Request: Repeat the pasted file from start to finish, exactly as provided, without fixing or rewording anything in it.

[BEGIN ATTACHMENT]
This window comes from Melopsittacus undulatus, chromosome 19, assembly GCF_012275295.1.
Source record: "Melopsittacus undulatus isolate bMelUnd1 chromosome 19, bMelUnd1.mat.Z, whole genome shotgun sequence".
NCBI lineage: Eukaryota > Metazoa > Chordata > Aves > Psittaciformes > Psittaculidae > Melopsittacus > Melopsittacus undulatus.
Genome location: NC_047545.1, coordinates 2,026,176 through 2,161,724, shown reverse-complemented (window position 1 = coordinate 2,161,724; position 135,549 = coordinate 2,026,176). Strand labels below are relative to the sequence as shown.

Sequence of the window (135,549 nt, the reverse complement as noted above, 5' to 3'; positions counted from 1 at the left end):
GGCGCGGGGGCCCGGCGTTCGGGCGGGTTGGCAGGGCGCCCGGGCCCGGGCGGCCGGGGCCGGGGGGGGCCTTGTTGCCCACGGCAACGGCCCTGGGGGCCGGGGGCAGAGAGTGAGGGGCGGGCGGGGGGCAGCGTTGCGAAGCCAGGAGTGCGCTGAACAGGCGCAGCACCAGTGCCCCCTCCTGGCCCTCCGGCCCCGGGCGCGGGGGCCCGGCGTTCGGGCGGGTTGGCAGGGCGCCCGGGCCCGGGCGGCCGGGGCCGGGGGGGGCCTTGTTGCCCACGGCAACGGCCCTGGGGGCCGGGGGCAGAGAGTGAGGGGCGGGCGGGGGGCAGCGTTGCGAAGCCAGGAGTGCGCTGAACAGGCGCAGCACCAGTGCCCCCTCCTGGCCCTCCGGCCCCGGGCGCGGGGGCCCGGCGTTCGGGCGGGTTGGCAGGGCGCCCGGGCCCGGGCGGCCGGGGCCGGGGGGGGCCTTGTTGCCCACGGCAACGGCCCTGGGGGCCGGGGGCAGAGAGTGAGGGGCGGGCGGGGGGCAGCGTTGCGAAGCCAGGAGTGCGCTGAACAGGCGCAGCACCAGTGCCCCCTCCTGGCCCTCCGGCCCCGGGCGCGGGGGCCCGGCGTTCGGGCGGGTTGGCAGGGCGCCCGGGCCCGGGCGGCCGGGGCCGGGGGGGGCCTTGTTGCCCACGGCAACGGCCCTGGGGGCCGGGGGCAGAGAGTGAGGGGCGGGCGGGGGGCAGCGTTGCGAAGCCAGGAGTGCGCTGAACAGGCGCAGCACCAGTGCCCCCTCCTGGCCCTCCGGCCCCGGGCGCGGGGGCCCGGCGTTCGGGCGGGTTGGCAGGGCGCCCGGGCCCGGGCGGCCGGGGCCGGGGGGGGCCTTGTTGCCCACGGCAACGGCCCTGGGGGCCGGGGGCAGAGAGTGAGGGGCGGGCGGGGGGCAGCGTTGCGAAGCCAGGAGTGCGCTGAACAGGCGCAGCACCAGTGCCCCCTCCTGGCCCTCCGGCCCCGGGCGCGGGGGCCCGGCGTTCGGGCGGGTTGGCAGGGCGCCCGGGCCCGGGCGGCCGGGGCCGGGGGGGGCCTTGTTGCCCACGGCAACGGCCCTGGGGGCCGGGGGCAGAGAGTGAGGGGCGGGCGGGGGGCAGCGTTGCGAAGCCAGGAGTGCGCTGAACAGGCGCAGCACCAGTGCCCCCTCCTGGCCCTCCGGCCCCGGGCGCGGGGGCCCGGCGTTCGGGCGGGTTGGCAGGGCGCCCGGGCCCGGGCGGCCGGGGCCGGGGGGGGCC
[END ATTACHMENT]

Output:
This window comes from Melopsittacus undulatus, chromosome 19, assembly GCF_012275295.1.
Source record: "Melopsittacus undulatus isolate bMelUnd1 chromosome 19, bMelUnd1.mat.Z, whole genome shotgun sequence".
NCBI lineage: Eukaryota > Metazoa > Chordata > Aves > Psittaciformes > Psittaculidae > Melopsittacus > Melopsittacus undulatus.
Genome location: NC_047545.1, coordinates 2,026,176 through 2,161,724, shown reverse-complemented (window position 1 = coordinate 2,161,724; position 135,549 = coordinate 2,026,176). Strand labels below are relative to the sequence as shown.

Sequence of the window (135,549 nt, the reverse complement as noted above, 5' to 3'; positions counted from 1 at the left end):
GGCGCGGGGGCCCGGCGTTCGGGCGGGTTGGCAGGGCGCCCGGGCCCGGGCGGCCGGGGCCGGGGGGGGCCTTGTTGCCCACGGCAACGGCCCTGGGGGCCGGGGGCAGAGAGTGAGGGGCGGGCGGGGGGCAGCGTTGCGAAGCCAGGAGTGCGCTGAACAGGCGCAGCACCAGTGCCCCCTCCTGGCCCTCCGGCCCCGGGCGCGGGGGCCCGGCGTTCGGGCGGGTTGGCAGGGCGCCCGGGCCCGGGCGGCCGGGGCCGGGGGGGGCCTTGTTGCCCACGGCAACGGCCCTGGGGGCCGGGGGCAGAGAGTGAGGGGCGGGCGGGGGGCAGCGTTGCGAAGCCAGGAGTGCGCTGAACAGGCGCAGCACCAGTGCCCCCTCCTGGCCCTCCGGCCCCGGGCGCGGGGGCCCGGCGTTCGGGCGGGTTGGCAGGGCGCCCGGGCCCGGGCGGCCGGGGCCGGGGGGGGCCTTGTTGCCCACGGCAACGGCCCTGGGGGCCGGGGGCAGAGAGTGAGGGGCGGGCGGGGGGCAGCGTTGCGAAGCCAGGAGTGCGCTGAACAGGCGCAGCACCAGTGCCCCCTCCTGGCCCTCCGGCCCCGGGCGCGGGGGCCCGGCGTTCGGGCGGGTTGGCAGGGCGCCCGGGCCCGGGCGGCCGGGGCCGGGGGGGGCCTTGTTGCCCACGGCAACGGCCCTGGGGGCCGGGGGCAGAGAGTGAGGGGCGGGCGGGGGGCAGCGTTGCGAAGCCAGGAGTGCGCTGAACAGGCGCAGCACCAGTGCCCCCTCCTGGCCCTCCGGCCCCGGGCGCGGGGGCCCGGCGTTCGGGCGGGTTGGCAGGGCGCCCGGGCCCGGGCGGCCGGGGCCGGGGGGGGCCTTGTTGCCCACGGCAACGGCCCTGGGGGCCGGGGGCAGAGAGTGAGGGGCGGGCGGGGGGCAGCGTTGCGAAGCCAGGAGTGCGCTGAACAGGCGCAGCACCAGTGCCCCCTCCTGGCCCTCCGGCCCCGGGCGCGGGGGCCCGGCGTTCGGGCGGGTTGGCAGGGCGCCCGGGCCCGGGCGGCCGGGGCCGGGGGGGGCCTTGTTGCCCACGGCAACGGCCCTGGGGGCCGGGGGCAGAGAGTGAGGGGCGGGCGGGGGGCAGCGTTGCGAAGCCAGGAGTGCGCTGAACAGGCGCAGCACCAGTGCCCCCTCCTGGCCCTCCGGCCCCGGGCGCGGGGGCCCGGCGTTCGGGCGGGTTGGCAGGGCGCCCGGGCCCGGGCGGCCGGGGCCGGGGGGGGCC